Beanery Online Literary Magazine

May 21, 2011

Let’s Get Dirty



Sally Martin

     In our long years of competitions, Chas and I have amassed bushels of tee shirts. The most prized of these trophies is the pair that extols the virtues of playing in the mud. 

     We had run in cross country meets at Schenley Park in Pittsburgh, a lovely run. Cross country has ambiance. You run through fields and forests, it can be a jog in the woods.  We found one in Ebensburg and at that very simple run through fields and forests we found an ad for Lets Get Dirty at Slippery Rock State College (now University). When we arrived at the college, there was a trek through parking lots to a small ski hut building on the edge of a creek. Not Slippery Rock Creek, thank goodness.

        The participants were mostly a few of us sane adults and many wildly enthusiastic students. There were about six hundred who showed up to either laugh or compete. There were clowns, a group in kilts, and other groups in unusual but matching outfits that defied description.  

     Runners have things called “Fun Runs” but running is rarely fun.  Well, the one in Regent Square through Frick Park is pretty and tries hard with jazz bands and champagne.  But  Let’s Get Dirty was truly a producer of whoops, cheers, giggles, guffaws, and more cheers.

     But first, there was a run for the serious: it showed really good runners competing over the quite questionable course so we could see where they went and therefore opt in or out of the madness. The winners got precious few cheers. The crowd was waiting for us “Fun Run” types.

      The experienced participants had special preparation: duct tape.  

     Their shoes, not necessarily running shoes, were duct taped to their ankles. We were able to beg some tape for our shoes. 

     Some, males, were stripped down to their skinny bare chests. Were the ones togged out as Scotch from Edinborough College? And there was one dressed as a tree.

     I felt I needed my tights and windproof jacket: it was 32 degrees. Chas was dressed in his very best paint spattered corduroys.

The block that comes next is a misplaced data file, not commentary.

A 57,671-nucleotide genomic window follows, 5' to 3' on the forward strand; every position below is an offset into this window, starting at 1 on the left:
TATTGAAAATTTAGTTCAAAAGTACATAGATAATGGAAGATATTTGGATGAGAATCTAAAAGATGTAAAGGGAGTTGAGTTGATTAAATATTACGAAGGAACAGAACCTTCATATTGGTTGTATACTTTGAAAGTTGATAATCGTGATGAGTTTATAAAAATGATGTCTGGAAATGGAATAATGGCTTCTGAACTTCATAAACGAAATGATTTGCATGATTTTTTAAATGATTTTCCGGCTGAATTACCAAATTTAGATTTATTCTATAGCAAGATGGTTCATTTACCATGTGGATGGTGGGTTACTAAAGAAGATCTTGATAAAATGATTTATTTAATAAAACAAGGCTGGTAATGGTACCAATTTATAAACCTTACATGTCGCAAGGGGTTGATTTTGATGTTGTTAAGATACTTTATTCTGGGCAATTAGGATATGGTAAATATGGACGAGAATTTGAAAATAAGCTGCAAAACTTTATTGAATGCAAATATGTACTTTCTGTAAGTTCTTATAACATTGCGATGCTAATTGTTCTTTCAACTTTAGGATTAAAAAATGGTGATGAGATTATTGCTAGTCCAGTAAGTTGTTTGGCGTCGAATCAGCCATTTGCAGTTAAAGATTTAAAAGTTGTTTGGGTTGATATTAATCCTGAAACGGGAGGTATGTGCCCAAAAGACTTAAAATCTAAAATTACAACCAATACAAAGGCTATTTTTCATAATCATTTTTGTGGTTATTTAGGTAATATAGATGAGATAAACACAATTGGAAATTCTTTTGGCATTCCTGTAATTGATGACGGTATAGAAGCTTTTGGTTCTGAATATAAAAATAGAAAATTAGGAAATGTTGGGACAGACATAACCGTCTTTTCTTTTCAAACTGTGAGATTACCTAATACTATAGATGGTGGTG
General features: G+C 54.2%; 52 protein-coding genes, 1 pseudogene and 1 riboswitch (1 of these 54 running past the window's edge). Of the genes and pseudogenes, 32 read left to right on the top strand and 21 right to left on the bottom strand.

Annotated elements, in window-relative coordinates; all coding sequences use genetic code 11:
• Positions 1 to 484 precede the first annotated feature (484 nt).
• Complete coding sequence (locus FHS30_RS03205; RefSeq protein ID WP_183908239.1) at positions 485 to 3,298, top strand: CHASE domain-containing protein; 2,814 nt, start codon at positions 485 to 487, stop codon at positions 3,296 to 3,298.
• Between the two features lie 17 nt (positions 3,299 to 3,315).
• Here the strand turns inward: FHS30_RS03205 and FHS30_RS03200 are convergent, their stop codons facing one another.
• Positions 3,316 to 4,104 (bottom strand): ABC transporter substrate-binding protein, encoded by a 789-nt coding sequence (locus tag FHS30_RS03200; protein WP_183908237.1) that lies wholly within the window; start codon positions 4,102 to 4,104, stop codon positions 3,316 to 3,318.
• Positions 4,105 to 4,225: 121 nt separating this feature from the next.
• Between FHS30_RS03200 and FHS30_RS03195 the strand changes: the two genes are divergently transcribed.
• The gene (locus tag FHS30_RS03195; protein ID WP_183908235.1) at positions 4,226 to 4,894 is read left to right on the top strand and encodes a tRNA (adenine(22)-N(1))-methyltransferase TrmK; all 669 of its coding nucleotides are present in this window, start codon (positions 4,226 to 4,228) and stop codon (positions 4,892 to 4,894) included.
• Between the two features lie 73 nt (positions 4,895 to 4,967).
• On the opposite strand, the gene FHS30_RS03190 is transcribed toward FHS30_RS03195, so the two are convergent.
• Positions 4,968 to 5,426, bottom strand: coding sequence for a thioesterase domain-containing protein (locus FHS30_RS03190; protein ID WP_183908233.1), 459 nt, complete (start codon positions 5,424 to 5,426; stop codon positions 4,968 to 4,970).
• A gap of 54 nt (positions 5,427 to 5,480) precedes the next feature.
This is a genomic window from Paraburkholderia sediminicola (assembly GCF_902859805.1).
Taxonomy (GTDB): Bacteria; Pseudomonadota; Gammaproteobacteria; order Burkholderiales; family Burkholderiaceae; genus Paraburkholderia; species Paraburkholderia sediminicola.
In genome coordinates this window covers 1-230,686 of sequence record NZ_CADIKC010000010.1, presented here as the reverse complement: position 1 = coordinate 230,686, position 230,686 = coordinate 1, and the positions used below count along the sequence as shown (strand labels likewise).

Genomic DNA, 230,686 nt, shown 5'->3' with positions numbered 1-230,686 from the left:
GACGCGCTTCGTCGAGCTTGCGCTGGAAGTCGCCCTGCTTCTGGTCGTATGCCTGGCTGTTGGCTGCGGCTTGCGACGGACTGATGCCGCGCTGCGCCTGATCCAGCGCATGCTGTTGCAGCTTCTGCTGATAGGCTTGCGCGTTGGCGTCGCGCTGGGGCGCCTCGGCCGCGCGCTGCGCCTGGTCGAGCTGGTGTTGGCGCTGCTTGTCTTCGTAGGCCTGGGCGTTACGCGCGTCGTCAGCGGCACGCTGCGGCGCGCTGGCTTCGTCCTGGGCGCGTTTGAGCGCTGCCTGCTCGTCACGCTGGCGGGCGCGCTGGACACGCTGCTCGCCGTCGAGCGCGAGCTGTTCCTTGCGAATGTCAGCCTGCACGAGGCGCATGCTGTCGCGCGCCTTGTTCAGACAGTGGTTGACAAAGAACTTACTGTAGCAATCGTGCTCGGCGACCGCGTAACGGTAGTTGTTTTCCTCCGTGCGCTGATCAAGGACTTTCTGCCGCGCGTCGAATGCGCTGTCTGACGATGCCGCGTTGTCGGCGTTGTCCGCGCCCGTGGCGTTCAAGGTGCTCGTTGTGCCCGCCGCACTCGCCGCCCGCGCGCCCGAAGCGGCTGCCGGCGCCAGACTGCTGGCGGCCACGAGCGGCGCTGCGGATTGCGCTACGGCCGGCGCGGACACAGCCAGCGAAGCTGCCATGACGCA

The start line was about twenty yards of lime at the bottom of a steep hill. The race went up and around a United States flag and then followed a line of sticks more up and around and then back down. We were to do three circuits of the ….trail?

     I started off slowly. I didn’t want to poke anyone with the walking sticks that I was using. Nevertheless there were lots of people behind me and I cheered up thinking that at least I wouldn’t be last. I picked up the pace a bit. Now, after you come down off the hill, you run along a gutter beside the road and then down a path to a bridge. Runners don’t get to cross the bridge: the bridge is for the hooting, jeering, bloodthirsty…or should I say mudthirsty…. crowd of observers who scream with laughter when some poor soul slides down the muddy bank and falls into the creek. I was picking my careful way around this on the far bank on the second time around when a teen arrived who was known to the hooting crowd. 

    “Dive,  dive!” they screamed and he did a flying pancake into the creek. I got splashed with a bit of the now grey mud that was the creek. I got to the end of the pool and jumped across with the help of my walking sticks.  This side of the creek was knee deep mud. My foot went down in and I fell flat as I tried but could not pull it back out of the muck. By now I am laughing too hard to be able to do much at all to help myself. On the third try I am free with my shoe still attached thanks to the duct tape. I slog around into the woods where a bunch of teenage girls, stripped down to their underwear, are throwing mud (the only thing forbidden by the scanty rules) at each other with screams of laughter. Those girls could be disqualified.  Should I report them?  A little further on a group of boys were running and throwing themselves into a long skid in the black slime. 

     Now Chas was coming by on his third round. There was a big log that one might use to cross a mucky area. I had given up and just slogged through but Chas was coming across the log, sliding his feet sideways across the muddy, slippery log. He slipped and went splat into the soupy black mud. (I probably laughed.) After that puddle there was one more mud mess, smaller but had a bad smell. Then we were out onto the field where I could see the Start/Finish.  You were supposed to do three laps but after two I could see that there was no one at the start/finish: no judge, no timers, and no runners. Perhaps they all dropped out or in. Perhaps they were all in the ski hut. So I had run back to the woods to meet Chas, who was coming along on his third lap, all serious and mud-covered, but determined to finish. I knew he would be a bit miffed when I finally convinced him that the race had dissolved and no longer existed. 

     And he was a bit miffed but recovered nicely after we hosed each other off at the hut. We laughed all the way home. Still do when ever we think about it. Yep.  Let’s get dirty.



The Twin Towers

A Beanery Writers Group Story in Photographs




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